Dialogue Doesn’t Have to be Easy to be Effective

It had been a grueling day and we were winding down for the night. This was our semi-annual Global Learning Partners business retreat and most of the core team was gathered together for more than three intensive days of work. I admit I was a little cranky, despite the gorgeous setting on the shores of Shelter Harbor in Westerly, Rhode Island. We’d spent the day in cognitive mode and had really haggled over a lot of the details about where to take our business in the next three years. I had a headache.

“Why is it,” I asked, trying to sound genuinely curious, rather than annoyed, “that we’re in a room full of master Dialogue Educators and we’ve just had an un-dialogue day?” I went on a bit, wondering why no one had used the 8-Steps of Design to plan our time, why we’d spent so much time hashing things out in the large group rather than engaging in fun learning tasks. Being the kind people they are, no one rolled their eyes or snapped a pithy response, and that should have been my first clue that the principles and practices of Dialogue Education had never been absent from the meeting.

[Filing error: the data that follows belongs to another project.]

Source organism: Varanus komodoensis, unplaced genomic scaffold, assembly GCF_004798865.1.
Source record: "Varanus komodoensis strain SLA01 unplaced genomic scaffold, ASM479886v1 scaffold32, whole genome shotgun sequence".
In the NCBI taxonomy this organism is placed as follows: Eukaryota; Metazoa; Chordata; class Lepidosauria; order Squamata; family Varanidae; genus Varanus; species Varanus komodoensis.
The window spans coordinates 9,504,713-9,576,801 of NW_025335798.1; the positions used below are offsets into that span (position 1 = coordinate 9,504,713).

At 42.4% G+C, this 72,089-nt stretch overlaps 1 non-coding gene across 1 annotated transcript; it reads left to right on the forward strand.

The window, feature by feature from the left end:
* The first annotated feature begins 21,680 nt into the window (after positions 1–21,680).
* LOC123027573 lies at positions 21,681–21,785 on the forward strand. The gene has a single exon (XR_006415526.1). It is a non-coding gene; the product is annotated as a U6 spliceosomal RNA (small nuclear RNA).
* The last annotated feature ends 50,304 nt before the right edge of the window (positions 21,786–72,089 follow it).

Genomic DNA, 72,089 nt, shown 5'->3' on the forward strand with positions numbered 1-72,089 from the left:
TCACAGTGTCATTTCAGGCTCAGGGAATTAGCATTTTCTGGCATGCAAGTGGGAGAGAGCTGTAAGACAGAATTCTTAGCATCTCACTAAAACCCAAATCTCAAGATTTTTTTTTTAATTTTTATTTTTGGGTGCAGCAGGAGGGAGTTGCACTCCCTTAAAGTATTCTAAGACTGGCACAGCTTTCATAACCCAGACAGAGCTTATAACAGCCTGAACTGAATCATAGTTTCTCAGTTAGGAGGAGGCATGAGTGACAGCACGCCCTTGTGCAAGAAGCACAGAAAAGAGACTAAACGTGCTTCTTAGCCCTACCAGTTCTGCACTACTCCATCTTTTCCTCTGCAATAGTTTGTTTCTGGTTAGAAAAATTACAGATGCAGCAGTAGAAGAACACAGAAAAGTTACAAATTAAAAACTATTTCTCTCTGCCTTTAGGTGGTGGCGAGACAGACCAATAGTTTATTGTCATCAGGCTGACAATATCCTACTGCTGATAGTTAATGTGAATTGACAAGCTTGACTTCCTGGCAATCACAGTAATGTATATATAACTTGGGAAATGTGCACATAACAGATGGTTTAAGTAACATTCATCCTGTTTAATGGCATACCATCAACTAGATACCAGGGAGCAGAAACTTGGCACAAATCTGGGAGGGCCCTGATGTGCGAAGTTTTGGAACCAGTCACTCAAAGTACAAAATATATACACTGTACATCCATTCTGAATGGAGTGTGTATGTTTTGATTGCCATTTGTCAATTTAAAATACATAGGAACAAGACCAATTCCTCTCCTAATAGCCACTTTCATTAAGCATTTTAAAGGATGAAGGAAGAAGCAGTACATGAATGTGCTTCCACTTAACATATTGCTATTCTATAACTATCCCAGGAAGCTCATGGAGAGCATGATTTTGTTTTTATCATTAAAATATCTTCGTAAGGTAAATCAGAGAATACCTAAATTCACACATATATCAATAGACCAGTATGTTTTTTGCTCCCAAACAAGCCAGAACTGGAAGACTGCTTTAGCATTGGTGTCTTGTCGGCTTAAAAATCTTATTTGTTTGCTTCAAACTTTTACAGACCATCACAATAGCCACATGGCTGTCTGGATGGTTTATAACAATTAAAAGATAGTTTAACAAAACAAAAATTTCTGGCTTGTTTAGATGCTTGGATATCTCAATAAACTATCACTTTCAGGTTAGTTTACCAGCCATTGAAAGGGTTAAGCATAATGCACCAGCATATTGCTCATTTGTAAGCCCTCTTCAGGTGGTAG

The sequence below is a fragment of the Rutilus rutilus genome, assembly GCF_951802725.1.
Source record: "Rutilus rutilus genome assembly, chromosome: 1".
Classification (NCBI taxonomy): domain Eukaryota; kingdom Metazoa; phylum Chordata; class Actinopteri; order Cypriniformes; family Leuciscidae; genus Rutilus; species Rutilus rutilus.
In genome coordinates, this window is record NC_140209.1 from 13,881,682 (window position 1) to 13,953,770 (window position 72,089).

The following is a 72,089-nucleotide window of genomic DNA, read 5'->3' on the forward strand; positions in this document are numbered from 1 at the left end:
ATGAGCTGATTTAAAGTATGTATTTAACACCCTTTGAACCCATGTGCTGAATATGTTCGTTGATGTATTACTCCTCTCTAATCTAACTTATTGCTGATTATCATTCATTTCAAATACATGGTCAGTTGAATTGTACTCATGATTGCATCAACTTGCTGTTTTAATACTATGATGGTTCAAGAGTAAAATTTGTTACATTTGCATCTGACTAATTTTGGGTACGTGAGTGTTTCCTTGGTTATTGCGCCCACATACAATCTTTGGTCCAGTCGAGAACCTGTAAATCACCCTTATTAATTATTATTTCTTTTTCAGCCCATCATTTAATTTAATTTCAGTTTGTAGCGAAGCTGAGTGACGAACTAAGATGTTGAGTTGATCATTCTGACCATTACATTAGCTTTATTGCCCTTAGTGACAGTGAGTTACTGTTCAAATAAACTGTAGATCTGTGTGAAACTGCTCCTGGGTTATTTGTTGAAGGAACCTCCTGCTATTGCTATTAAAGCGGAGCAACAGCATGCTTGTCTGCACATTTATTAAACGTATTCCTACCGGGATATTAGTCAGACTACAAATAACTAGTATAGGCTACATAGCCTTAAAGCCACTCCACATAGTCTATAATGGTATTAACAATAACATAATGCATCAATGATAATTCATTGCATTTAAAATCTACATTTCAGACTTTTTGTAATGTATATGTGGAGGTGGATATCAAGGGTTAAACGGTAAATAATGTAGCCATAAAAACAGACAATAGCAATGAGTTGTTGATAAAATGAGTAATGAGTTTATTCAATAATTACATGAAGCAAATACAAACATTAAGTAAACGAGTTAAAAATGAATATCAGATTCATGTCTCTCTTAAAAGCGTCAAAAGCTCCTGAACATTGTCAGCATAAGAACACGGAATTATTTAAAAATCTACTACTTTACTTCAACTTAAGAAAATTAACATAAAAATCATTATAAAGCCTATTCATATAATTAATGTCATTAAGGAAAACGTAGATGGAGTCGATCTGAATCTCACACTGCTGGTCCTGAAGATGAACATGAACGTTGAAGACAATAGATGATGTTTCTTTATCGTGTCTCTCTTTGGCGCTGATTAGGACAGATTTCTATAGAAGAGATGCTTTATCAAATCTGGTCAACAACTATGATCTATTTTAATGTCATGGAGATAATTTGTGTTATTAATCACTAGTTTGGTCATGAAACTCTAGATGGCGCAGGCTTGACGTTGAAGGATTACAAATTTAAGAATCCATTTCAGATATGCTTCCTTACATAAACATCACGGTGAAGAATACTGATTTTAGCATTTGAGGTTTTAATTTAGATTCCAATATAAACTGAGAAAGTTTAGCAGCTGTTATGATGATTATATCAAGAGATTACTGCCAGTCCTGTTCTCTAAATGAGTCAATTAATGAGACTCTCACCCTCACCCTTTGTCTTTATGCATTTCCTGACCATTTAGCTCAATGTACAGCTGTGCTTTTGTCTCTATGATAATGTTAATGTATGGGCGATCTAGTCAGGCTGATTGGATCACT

“Actually,” said Peter Perkins, “we have been practicing dialogue.” He and the rest of the team patiently listed the principles and practices that had been at work for us throughout the day:  respect, safety, teamwork, engagement, relevance, and sound relationships that let us get through the “groan zone” of making some tough decisions. We listened carefully to each other, checked our assumptions (often times more than once), and treated each other with a great deal of respect. “Dialogue isn’t always easy,” someone said, “but that doesn’t mean the dialogue isn’t working.”

It was one of those revelatory moments. My headache dissipated. I thanked my colleagues and friends. It was, in short, a day of exceptional dialogue. We learned a lot about each other, made amazing progress in planning GLP’s future, and spent that evening celebrating with Jane Vella for her birthday – lots of laughter, reflection, and good cheer. All the result of good dialogue!


Thanks to Author Joan Dempsey for this post!

You may also like